Afghanistan provides nearly daily headlines of another bomb and more deaths. Iraq’s headlines are black with the ink of (it seems) almost weekly suicide bombings and resulting deaths.

That nuclear device, tested underground by the North Koreans this past week, nearly equal to the device that was dropped on Hiroshima in 1945, killing some 150,000 and leaving thousands more deformed, sick and dying, has catapulted the world into yet another layer of both frustration and angst.
And of course, not only can we as individuals, it seems, do anything to change the course of tin-pot dictators like Kim Jong Un, it would seem that sanctions imposed by other countries without serious implementation and monitoring have or will do much to “dry his powder” and the threat of North Korea’s growing capability to produce and “missilize” smaller devices that could reach the United States increases daily.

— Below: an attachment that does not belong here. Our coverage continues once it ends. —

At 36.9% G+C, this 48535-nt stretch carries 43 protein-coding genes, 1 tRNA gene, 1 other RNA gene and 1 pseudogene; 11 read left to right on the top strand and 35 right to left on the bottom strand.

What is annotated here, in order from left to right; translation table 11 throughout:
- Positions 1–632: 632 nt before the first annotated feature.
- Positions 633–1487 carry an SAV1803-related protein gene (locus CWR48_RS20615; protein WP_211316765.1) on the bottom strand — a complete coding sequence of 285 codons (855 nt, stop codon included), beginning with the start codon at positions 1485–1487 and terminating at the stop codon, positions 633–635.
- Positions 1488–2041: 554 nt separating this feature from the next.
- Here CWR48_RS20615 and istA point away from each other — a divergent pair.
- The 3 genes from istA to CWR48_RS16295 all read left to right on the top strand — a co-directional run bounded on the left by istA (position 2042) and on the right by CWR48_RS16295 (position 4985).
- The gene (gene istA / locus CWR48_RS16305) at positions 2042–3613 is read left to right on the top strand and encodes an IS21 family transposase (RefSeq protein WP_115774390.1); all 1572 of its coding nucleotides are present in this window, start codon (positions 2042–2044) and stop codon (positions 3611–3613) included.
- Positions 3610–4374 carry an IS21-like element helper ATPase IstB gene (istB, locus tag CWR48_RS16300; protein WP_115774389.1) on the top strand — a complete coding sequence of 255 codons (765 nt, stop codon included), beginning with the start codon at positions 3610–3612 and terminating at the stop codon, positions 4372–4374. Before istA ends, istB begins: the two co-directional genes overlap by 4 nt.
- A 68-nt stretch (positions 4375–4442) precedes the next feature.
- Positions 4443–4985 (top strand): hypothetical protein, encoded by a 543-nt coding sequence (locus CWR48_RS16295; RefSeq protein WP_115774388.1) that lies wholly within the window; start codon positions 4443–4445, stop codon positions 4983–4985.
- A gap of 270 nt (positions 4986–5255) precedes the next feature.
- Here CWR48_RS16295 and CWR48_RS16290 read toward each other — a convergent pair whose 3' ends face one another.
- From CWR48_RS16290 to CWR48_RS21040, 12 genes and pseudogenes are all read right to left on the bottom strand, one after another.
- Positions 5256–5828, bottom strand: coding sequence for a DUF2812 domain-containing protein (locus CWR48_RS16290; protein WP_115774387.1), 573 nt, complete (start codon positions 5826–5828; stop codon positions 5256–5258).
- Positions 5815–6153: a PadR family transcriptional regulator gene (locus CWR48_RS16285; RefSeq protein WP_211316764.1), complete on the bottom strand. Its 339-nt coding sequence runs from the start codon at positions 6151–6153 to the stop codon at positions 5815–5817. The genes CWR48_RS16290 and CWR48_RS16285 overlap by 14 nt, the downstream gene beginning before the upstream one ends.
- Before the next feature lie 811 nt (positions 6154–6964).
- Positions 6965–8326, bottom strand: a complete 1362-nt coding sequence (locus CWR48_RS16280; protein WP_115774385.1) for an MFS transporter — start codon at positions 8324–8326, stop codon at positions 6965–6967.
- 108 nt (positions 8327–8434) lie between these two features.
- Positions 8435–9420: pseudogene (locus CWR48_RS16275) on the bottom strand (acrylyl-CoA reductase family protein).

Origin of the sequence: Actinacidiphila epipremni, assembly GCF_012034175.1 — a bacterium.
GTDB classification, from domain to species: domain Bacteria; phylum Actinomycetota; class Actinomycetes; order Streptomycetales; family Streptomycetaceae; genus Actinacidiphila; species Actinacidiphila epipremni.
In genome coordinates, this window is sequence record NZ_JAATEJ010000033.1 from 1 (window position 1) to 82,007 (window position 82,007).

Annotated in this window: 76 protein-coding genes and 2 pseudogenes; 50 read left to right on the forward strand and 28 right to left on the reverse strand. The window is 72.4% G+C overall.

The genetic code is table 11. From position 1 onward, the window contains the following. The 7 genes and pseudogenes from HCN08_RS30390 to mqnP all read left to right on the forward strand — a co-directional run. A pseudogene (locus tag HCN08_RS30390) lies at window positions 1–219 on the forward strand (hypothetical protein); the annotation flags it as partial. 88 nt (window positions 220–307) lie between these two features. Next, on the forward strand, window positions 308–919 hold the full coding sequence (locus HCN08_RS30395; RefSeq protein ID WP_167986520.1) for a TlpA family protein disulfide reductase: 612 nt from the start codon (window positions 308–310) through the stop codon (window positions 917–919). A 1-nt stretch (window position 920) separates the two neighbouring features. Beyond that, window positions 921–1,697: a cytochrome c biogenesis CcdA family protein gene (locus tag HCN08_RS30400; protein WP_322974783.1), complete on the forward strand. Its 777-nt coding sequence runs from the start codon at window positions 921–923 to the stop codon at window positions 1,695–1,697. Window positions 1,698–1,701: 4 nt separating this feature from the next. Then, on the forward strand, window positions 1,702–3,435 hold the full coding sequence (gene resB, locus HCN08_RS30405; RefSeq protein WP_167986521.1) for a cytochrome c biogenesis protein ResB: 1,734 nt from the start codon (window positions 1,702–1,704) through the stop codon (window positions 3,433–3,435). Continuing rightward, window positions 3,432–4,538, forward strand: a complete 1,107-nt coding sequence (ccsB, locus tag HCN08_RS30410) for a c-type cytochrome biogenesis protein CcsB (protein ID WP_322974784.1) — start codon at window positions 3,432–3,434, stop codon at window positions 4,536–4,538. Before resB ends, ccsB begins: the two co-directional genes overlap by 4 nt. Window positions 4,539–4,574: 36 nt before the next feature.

Trump’s rhetoric, irresponsibily, sounds like Kim’s actions. Just yesterday, reports surfaced indicating that Trump would attack the Iranian fleet if they harassed the United States ships in the Strait of Hormuz. This is precisely the kind of situation that Obama has worked so hard to de-escalate, to ‘talk-down’ and to bring to a more hopeful and more long-standing resolution. And it is precisely the kind of diplomacy for which his political opponents continue to revile him and his presidency. And it is precisely Obama’s political discipline that is underlying the anger and the threat posed by Trump himself. Kim’s bombast, just like Trump’s bombast, while they may be headline grabbing, and media manipulation, cannot be trivialized because each man is so unpredictable and so volatile and so ego-maniacal and so fundamentally unworthy of TRUST, (ironically, Trump’s primary attack on Clinton is that she cannot be trusted!). And giving Trump the nuclear “codes” (simply the most dangerous military machine in this history of humankind) linked to his not-so-whispered hints that he might agree to Japan’s acquiring nuclear weapons, and his “bomb the hell out of ‘em” rhetoric, enmeshed with his deport, exclude, “purify” and “isolate” goals as his method of “making America great” scares the heaven out of anyone’s imagination, whether they live in the U.S. or not.